Ghada Amer is best known for works that at first glance seem to be Abstract Expressionist paintings but are actually pornographic images of women embroidered onto canvases with colored thread. It is Amer’s choice to let the thread spill from these images, pouring into rhythmic tangles that create visual affinities with Abstract Expressionism’s swaths of color and gestural lines. In her best pieces, thread and paint play off each other. In “Red Diagonales” (2000) Amer has painted the top half of the canvas with blunt strokes of bright orange bordered by two dripping patches of black paint. Sexually explicit images of supine women are embroidered diagonally across the canvas so that the loose threads fall into alignment with the streams of dripping paint, which defies voyeurism while provoking viewers to encounter a place where figuration and abstraction erotically blur.
With skill and wit, this ongoing series literalizes the familiar argument that hyper masculinity fueled Abstract Expressionism. If the style implicitly denigrated femininity and explicitly dismissed mass culture, what links femininity and mass culture better than images of women stitched into poses of fleshy availability? And while their criticism is scathing, these canvases, the foundation of Amer’s work, are inspired by a generative vision. “Red Diagonales” is delightfully surprising not only because it takes Abstract Expressionism in a thoughtful direction, but also because it makes salacious images less about objectification and more about pleasure.
Though her conversation with modernist painting shows no sign of halting, "Love Has No End" devotes itself to revealing the other dimensions of Amer’s work. What emerges most clearly from this exhibition is not the variety of her practice, but the fact that no matter what kind of material Amer gets her hands on, feminism finds a way to express itself. In 2001, she created the bold and simple "Hoy 70% de los pobres en el Mundo son Mujeres: (Today 70% of the Poor in the World are Women"), a large-scale public project in Barcelona. Amer transformed this statement into a 230-foot-long text running through a corridor stretching between two city avenues amid large, dilapidated apartment buildings. Each letter of the quotation is a bright red, functional sandbox. “Hoy 70% de los pobres en el Mundo son Mujeres” is public art in the best sense. It reveals crucial but invisible economic and political factors, refuses to make a spectacle of the place and circumstances in which the work appears, and attempts to effect change. The whole statement can be seen in its entirety only from far above, which somehow makes it all the more compelling to imagine a kid playing inside the sand-filled curves of an “s.”
“Hoy 70% de los pobres en el Mundo son Mujeres” highlights Amer’s attention to the materiality of language: the visual shapes of words as well as the histories that words reflect and influence. In 2005, she looked up the word “terrorist” in English, Arabic, and French dictionaries and found that except for one reference to the French Revolution, “terrorist” does not exist in an Arabic dictionary, which underscores the fact that terrorism is a Western concept. What emerged from this research is the installation “The Reign of Terror”(2005): wallpaper covered with various definitions of terrorism, which are most legible in the hot pink space between the wallpaper’s green garlands and bright yellow crowns. The best part of “The Reign of Terror” is not its message, but Amer’s ability to create now-you-see-it-now-you-don’t patterns that mime and reveal historical deceptions.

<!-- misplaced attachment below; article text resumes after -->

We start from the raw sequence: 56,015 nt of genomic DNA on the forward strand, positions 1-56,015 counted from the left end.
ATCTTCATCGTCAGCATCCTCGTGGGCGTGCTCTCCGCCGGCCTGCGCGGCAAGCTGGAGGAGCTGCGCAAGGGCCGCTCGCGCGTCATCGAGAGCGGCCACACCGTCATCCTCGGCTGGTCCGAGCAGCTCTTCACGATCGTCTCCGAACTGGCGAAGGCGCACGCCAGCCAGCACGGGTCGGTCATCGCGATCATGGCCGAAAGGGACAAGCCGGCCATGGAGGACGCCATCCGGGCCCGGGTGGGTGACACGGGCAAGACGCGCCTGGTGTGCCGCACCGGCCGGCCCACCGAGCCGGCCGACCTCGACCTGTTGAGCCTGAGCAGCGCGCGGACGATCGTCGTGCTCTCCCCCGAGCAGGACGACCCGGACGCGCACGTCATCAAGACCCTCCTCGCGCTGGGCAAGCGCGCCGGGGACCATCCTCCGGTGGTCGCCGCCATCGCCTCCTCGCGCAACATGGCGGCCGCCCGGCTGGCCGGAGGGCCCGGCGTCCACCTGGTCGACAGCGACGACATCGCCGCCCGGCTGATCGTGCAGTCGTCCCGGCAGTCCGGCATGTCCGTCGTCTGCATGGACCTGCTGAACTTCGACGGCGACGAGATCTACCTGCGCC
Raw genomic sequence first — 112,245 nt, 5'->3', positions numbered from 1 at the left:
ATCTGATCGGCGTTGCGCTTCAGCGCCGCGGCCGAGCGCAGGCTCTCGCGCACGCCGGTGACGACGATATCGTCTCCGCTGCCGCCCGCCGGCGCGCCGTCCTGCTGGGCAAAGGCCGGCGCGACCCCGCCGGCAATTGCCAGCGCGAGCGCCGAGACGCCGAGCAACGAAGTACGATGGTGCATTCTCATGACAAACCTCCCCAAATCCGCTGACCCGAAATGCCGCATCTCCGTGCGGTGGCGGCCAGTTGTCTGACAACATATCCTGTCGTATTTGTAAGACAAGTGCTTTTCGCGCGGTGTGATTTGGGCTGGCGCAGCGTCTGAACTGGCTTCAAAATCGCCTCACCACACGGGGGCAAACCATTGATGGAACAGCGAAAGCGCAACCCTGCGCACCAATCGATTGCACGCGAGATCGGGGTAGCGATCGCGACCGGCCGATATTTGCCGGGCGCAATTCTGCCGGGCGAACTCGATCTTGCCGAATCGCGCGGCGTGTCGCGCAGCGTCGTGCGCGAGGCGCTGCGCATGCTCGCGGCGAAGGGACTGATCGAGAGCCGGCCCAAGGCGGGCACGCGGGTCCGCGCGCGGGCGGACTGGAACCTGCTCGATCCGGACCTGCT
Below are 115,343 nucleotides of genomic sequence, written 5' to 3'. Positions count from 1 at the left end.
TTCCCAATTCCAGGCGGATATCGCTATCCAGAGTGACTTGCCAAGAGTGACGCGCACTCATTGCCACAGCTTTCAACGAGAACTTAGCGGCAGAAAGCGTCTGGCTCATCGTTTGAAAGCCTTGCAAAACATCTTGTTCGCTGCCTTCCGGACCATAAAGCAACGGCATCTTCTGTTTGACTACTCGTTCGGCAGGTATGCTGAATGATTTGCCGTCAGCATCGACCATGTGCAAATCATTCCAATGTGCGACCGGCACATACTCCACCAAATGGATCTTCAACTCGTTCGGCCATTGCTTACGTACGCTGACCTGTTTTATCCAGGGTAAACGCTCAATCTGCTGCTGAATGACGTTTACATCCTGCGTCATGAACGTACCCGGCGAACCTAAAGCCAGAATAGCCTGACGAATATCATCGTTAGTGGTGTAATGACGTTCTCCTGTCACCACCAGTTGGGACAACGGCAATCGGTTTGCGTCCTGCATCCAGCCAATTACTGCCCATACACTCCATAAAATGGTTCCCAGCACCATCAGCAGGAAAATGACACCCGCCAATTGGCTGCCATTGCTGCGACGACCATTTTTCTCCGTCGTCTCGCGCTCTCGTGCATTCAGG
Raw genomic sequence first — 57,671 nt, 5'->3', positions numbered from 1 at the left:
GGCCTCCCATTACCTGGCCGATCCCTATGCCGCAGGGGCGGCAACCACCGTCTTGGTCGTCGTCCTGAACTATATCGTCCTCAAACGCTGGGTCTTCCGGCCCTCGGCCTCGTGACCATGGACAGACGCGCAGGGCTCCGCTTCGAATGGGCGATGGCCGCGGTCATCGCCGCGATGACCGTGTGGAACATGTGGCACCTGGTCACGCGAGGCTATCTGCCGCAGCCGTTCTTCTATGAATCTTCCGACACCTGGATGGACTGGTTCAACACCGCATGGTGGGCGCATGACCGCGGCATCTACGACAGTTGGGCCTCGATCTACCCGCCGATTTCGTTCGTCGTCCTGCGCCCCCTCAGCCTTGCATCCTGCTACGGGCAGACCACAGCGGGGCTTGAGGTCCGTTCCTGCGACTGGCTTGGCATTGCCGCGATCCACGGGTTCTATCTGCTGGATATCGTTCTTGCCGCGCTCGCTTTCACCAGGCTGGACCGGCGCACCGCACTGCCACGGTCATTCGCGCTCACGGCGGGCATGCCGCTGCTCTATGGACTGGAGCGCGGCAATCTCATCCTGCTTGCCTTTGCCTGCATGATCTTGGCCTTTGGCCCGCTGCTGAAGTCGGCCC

More recently Amer has created a quartet of paintings embroidered with definitions of love, freedom, peace, and security on square canvases painted with thin drips of icy white blues, pinks, lavenders, and yellows. While the titles of Amer’s paintings are in English, the definitions, in silky pastel thread, are in Arabic. As she does with her pornographic images, Amer allows the excess thread to spill from the letters’ calligraphic contours, perhaps to argue that nuance and beauty could fill the spaces between languages and cultures.
The exhibition takes its name from a humble but intriguing series of works Amer composed in 1990 based on an issue of Venus, a Cairo magazine that the artist describes as “Vogue for the Veiled Woman.” This edition of Venus featured Western-looking women dressed in Western clothing and veils. At the back of the magazine were patterns for women to sew this clothing themselves. Amer rendered these patterns in miniature, and then scrambled and recomposed them into abstract shapes that do not easily translate into charged political representations. In the most compelling piece from this series, Amer attached the tiny shapes of a dress pattern to a red string and nailed it to a sheet of plywood, like a laundry line. The title, “Love Has No End,” is sketched in pencil haphazardly and incompletely. In this focused yet expansive exhibition, Amer’s first retrospective, the work feels similar to these letters, fleshed out in some places but not fully outlined in others, suggesting what is yet to come.